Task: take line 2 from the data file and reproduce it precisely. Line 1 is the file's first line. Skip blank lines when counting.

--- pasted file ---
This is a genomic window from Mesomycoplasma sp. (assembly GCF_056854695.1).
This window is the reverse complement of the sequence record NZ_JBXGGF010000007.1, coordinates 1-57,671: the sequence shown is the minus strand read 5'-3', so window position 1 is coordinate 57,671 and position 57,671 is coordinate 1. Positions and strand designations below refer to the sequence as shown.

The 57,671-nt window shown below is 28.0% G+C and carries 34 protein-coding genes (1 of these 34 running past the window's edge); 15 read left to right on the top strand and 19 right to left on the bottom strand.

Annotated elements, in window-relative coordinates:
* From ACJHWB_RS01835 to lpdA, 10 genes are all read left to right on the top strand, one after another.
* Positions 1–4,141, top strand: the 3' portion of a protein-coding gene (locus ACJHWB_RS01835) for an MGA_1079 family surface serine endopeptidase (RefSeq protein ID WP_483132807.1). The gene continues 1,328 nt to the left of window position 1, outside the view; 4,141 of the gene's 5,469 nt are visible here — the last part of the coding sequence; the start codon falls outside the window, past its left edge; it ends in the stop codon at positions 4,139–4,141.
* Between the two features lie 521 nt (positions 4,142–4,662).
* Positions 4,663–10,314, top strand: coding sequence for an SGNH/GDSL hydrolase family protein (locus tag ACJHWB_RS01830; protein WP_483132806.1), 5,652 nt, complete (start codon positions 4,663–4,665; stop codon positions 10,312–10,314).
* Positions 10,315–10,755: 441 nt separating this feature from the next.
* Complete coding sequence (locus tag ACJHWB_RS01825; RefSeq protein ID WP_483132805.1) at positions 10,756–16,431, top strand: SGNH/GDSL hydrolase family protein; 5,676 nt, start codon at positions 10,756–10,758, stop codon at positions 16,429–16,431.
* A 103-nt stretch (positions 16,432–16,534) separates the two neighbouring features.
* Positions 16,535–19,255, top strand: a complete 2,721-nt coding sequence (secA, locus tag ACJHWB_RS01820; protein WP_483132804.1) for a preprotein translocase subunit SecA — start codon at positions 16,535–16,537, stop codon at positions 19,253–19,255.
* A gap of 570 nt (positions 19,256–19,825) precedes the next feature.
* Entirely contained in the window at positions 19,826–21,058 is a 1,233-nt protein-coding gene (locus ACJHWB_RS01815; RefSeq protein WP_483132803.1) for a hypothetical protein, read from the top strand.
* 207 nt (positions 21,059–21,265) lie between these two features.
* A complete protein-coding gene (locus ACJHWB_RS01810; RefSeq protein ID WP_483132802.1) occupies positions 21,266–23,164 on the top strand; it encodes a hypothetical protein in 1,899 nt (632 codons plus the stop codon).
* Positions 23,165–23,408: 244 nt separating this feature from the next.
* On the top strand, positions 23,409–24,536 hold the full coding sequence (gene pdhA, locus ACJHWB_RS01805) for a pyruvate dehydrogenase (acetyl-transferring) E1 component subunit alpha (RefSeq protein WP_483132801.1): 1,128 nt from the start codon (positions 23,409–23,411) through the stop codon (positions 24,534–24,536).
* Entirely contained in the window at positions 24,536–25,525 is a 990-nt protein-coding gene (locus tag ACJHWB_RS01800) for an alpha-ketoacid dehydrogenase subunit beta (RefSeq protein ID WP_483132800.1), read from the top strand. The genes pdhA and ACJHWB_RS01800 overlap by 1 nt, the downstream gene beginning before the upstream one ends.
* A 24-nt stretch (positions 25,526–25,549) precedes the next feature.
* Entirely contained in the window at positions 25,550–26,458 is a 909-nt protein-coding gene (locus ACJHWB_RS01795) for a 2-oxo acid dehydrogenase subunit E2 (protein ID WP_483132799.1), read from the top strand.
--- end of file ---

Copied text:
This window is the reverse complement of the sequence record NZ_JBXGGF010000007.1, coordinates 1-57,671: the sequence shown is the minus strand read 5'-3', so window position 1 is coordinate 57,671 and position 57,671 is coordinate 1. Positions and strand designations below refer to the sequence as shown.